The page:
In the months after Michael Brown was shot, the Ferguson, Missouri police department rarely posted to its Twitter account. Its Facebook page was automatically generated, and it wasn't updated once in the 17 days after the shooting.
So when the protests over the police shooting of Brown erupted into the biggest social media story of the year, law enforcement officials were woefully unprepared, according to a Department of Justice report released today.
"The police on the scene in Ferguson had no concept of the effect of social media until it was too late, and all they could do was play catch-up with the massive amounts of data being shared," reads the report, part of the DOJ's comprehensive assessment of the police response to last year's protests.
Here's one of the takeaways:
During the initial response to the shooting, the public was clamoring for information about what exactly had happened but was not receiving any. A more effective social media strategy by law enforcement would have served both the agencies and the community well. Immediate and transparent information might have mitigated the crowd’s confusion and anger. Furthermore, if law enforcement does not provide needed information, others will fill that void with their own version of events, motives, and attitudes.
As the Ferguson police stayed silent on social media, the number of people talking about #Ferguson, especially Twitter, kept rising and rising:
Not all police departments involved in the protest response were quite as inept on social media. The St. Louis Metropolitan Police Department and the St. Louis County Police Department tweeted updates about what was happening and communicated with protesters. The metropolitan department eventually assigned eight staffers to monitor social media activity, the report said.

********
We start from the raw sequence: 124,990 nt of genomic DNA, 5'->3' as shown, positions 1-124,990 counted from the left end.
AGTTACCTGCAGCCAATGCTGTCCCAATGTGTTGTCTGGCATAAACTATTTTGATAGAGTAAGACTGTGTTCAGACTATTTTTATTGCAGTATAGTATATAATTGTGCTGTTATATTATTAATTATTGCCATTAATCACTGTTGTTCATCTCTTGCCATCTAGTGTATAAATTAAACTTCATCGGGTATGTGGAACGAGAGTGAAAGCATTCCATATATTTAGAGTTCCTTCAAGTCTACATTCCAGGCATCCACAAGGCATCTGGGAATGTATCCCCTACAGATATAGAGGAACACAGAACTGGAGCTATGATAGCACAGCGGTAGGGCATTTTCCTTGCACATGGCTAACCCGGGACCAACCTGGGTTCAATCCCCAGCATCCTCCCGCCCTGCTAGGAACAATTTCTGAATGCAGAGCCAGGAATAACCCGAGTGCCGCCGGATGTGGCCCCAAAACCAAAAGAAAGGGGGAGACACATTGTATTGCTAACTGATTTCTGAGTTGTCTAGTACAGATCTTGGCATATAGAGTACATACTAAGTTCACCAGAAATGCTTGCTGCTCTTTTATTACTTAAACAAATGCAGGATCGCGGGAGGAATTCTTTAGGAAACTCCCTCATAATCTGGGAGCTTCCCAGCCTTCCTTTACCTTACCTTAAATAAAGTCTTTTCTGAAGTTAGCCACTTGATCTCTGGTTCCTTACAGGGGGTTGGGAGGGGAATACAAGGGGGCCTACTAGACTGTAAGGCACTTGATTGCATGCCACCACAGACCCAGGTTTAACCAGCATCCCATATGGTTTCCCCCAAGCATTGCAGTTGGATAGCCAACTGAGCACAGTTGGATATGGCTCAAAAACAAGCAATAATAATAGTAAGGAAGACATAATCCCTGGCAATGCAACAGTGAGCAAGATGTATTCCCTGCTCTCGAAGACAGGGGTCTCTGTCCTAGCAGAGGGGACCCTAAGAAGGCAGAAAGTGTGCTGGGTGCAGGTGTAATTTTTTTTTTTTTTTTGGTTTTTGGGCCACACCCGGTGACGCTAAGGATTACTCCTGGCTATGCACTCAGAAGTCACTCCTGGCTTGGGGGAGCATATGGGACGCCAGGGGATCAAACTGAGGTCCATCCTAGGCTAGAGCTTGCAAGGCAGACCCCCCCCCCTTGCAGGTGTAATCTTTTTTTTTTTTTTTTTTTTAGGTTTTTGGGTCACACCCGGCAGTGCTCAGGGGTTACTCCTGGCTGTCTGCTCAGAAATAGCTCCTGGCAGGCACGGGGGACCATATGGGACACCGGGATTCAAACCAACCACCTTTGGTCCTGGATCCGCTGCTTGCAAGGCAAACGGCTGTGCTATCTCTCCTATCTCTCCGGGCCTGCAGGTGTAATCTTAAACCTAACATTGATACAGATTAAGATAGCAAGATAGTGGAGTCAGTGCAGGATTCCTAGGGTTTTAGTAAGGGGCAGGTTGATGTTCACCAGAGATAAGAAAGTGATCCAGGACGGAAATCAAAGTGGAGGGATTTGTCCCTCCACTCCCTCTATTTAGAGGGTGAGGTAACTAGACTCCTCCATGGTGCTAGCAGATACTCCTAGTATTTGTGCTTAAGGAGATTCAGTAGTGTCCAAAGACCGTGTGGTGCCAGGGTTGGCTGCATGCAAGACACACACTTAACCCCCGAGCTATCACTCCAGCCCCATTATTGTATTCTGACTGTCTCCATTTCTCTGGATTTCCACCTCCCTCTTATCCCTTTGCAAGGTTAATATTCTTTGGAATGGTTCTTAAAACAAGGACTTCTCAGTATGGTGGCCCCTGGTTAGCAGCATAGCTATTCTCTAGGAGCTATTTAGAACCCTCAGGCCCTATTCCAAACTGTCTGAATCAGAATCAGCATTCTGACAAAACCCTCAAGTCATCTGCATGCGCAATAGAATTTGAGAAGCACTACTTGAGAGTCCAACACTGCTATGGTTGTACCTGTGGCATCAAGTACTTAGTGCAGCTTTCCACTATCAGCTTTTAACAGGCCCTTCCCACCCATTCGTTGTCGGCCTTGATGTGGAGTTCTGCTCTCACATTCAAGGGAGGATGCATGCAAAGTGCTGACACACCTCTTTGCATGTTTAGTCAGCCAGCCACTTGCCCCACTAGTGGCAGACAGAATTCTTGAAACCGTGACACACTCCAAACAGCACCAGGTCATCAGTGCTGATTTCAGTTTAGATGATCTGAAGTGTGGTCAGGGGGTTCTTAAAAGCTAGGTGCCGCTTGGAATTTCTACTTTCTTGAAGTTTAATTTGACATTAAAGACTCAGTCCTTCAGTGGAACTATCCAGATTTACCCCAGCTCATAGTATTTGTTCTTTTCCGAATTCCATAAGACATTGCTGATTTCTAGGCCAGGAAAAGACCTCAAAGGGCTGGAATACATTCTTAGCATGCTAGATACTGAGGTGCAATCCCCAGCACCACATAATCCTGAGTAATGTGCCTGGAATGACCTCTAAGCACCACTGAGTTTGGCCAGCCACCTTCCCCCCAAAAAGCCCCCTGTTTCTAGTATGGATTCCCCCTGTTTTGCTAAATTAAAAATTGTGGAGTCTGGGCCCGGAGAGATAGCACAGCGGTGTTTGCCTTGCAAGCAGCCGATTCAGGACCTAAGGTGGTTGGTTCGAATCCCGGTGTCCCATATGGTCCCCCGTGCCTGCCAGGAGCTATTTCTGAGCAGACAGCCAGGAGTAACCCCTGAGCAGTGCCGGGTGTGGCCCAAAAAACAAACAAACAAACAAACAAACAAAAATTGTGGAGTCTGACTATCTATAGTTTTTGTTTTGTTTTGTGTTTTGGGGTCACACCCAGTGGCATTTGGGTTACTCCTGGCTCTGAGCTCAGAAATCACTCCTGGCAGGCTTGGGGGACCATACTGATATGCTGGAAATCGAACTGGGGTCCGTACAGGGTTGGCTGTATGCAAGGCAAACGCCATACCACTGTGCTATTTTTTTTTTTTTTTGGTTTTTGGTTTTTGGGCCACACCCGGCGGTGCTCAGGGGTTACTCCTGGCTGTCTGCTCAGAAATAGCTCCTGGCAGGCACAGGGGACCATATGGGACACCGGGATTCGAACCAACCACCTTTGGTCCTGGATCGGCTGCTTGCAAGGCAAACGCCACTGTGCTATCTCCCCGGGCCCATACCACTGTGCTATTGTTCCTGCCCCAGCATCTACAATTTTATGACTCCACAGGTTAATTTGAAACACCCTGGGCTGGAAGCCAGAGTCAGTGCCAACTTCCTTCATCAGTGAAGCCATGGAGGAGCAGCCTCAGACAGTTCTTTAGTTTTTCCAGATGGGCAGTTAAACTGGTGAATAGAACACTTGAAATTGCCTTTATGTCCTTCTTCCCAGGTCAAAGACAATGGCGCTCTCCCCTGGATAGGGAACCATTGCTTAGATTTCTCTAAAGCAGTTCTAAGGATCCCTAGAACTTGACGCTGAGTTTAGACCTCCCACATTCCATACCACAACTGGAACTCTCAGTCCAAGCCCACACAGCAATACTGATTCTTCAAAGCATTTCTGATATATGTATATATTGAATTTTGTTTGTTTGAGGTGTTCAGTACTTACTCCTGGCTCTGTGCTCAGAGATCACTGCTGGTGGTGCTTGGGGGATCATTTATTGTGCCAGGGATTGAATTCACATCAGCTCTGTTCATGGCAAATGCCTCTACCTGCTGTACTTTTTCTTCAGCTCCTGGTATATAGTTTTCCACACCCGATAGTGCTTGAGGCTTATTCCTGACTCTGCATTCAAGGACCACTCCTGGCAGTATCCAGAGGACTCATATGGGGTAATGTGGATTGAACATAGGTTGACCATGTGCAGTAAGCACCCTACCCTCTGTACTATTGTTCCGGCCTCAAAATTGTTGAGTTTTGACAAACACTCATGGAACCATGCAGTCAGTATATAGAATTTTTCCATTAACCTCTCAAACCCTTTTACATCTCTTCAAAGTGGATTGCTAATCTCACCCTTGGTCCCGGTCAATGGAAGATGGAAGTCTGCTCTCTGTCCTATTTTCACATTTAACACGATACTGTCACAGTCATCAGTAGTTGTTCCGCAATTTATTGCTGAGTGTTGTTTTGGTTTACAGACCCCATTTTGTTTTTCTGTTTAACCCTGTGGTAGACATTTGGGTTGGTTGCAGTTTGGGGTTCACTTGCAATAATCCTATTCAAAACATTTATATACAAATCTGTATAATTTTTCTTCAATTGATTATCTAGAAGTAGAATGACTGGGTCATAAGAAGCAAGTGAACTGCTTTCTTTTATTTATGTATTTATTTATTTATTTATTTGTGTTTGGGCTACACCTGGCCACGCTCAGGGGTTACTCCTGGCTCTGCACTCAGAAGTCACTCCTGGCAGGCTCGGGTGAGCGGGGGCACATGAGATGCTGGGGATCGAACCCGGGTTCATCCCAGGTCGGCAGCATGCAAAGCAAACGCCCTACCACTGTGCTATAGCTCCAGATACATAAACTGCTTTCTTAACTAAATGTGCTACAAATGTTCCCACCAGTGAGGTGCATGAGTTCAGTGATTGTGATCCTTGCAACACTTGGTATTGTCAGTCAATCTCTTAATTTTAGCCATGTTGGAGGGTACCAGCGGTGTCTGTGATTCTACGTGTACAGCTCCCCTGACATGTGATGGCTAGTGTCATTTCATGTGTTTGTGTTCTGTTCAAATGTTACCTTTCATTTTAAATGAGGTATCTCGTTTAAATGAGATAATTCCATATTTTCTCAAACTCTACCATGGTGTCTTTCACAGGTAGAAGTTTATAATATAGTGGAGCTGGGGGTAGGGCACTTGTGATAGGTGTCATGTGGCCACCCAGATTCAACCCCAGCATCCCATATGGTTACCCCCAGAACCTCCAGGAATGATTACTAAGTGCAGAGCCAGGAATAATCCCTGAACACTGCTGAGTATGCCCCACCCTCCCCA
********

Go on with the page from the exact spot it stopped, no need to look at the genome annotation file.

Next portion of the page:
"Monitoring can provide insights on movements, motives, and the tenor of public concerns about an issue or an incident," according to the DOJ, which advised police departments to develop emergency social media strategies.
By the one-year anniversary of the shooting this August, the St. Louis departments, at least, had stepped up their social media game. On the night of the anniversary officials gathered in an emergency operations center to monitor social media. They regularly responded to questions, including from prominent Black Lives Matter protesters:
An officer in the county police department has even been making live Periscope broadcasts to show his perspective:
Meanwhile, the Ferguson Police Department Twitter account, which started posting in September 2014, hasn't been updated since November.
Casey Tolan is a National News Reporter for Fusion based in New York City.